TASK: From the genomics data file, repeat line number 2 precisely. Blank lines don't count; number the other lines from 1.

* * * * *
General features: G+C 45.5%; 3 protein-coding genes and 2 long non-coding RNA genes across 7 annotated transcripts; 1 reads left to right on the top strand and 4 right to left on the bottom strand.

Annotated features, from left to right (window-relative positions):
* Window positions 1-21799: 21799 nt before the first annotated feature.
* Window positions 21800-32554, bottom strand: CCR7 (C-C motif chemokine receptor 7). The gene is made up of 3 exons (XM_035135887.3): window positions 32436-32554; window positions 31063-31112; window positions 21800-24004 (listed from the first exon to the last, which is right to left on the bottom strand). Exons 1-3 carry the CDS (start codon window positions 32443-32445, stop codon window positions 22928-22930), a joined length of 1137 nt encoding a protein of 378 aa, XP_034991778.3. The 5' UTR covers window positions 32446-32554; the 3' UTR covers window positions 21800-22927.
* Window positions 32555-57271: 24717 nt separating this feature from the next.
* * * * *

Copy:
Annotated features, from left to right (window-relative positions):